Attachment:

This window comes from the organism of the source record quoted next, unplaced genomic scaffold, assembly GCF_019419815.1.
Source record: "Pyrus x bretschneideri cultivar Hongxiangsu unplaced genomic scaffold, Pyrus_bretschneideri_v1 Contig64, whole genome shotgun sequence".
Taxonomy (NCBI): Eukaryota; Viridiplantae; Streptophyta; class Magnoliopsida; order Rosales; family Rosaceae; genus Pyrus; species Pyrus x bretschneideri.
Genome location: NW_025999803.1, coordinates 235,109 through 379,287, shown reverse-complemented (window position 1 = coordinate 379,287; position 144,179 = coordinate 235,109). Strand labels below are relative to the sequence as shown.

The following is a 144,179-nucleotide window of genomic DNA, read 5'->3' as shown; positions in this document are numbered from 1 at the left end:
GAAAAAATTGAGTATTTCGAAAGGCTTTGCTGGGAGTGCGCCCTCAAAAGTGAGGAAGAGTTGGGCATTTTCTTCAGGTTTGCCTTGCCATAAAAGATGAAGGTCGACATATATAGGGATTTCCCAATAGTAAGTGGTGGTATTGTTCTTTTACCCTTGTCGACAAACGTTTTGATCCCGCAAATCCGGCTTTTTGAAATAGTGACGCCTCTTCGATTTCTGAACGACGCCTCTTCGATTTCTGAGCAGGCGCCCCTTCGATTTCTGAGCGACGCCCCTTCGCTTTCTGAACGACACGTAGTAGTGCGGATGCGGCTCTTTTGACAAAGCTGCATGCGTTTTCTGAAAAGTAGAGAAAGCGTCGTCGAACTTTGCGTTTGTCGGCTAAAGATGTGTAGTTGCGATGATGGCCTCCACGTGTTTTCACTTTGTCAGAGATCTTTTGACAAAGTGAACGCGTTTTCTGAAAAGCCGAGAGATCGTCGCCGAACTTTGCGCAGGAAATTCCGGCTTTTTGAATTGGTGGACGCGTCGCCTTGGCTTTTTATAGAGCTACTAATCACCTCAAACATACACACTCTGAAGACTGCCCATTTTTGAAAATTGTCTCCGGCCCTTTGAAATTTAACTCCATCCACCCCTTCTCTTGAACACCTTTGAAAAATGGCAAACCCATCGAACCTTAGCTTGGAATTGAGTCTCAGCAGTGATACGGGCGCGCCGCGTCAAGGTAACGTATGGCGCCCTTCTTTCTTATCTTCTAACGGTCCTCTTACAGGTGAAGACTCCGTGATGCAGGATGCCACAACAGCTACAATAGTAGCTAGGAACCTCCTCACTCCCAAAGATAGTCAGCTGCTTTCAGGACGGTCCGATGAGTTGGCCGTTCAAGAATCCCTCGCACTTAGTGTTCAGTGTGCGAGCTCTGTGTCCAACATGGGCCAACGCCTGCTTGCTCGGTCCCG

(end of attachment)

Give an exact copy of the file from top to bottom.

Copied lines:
This window comes from the organism of the source record quoted next, unplaced genomic scaffold, assembly GCF_019419815.1.
Source record: "Pyrus x bretschneideri cultivar Hongxiangsu unplaced genomic scaffold, Pyrus_bretschneideri_v1 Contig64, whole genome shotgun sequence".
Taxonomy (NCBI): Eukaryota; Viridiplantae; Streptophyta; class Magnoliopsida; order Rosales; family Rosaceae; genus Pyrus; species Pyrus x bretschneideri.
Genome location: NW_025999803.1, coordinates 235,109 through 379,287, shown reverse-complemented (window position 1 = coordinate 379,287; position 144,179 = coordinate 235,109). Strand labels below are relative to the sequence as shown.

The following is a 144,179-nucleotide window of genomic DNA, read 5'->3' as shown; positions in this document are numbered from 1 at the left end:
GAAAAAATTGAGTATTTCGAAAGGCTTTGCTGGGAGTGCGCCCTCAAAAGTGAGGAAGAGTTGGGCATTTTCTTCAGGTTTGCCTTGCCATAAAAGATGAAGGTCGACATATATAGGGATTTCCCAATAGTAAGTGGTGGTATTGTTCTTTTACCCTTGTCGACAAACGTTTTGATCCCGCAAATCCGGCTTTTTGAAATAGTGACGCCTCTTCGATTTCTGAACGACGCCTCTTCGATTTCTGAGCAGGCGCCCCTTCGATTTCTGAGCGACGCCCCTTCGCTTTCTGAACGACACGTAGTAGTGCGGATGCGGCTCTTTTGACAAAGCTGCATGCGTTTTCTGAAAAGTAGAGAAAGCGTCGTCGAACTTTGCGTTTGTCGGCTAAAGATGTGTAGTTGCGATGATGGCCTCCACGTGTTTTCACTTTGTCAGAGATCTTTTGACAAAGTGAACGCGTTTTCTGAAAAGCCGAGAGATCGTCGCCGAACTTTGCGCAGGAAATTCCGGCTTTTTGAATTGGTGGACGCGTCGCCTTGGCTTTTTATAGAGCTACTAATCACCTCAAACATACACACTCTGAAGACTGCCCATTTTTGAAAATTGTCTCCGGCCCTTTGAAATTTAACTCCATCCACCCCTTCTCTTGAACACCTTTGAAAAATGGCAAACCCATCGAACCTTAGCTTGGAATTGAGTCTCAGCAGTGATACGGGCGCGCCGCGTCAAGGTAACGTATGGCGCCCTTCTTTCTTATCTTCTAACGGTCCTCTTACAGGTGAAGACTCCGTGATGCAGGATGCCACAACAGCTACAATAGTAGCTAGGAACCTCCTCACTCCCAAAGATAGTCAGCTGCTTTCAGGACGGTCCGATGAGTTGGCCGTTCAAGAATCCCTCGCACTTAGTGTTCAGTGTGCGAGCTCTGTGTCCAACATGGGCCAACGCCTGCTTGCTCGGTCCCG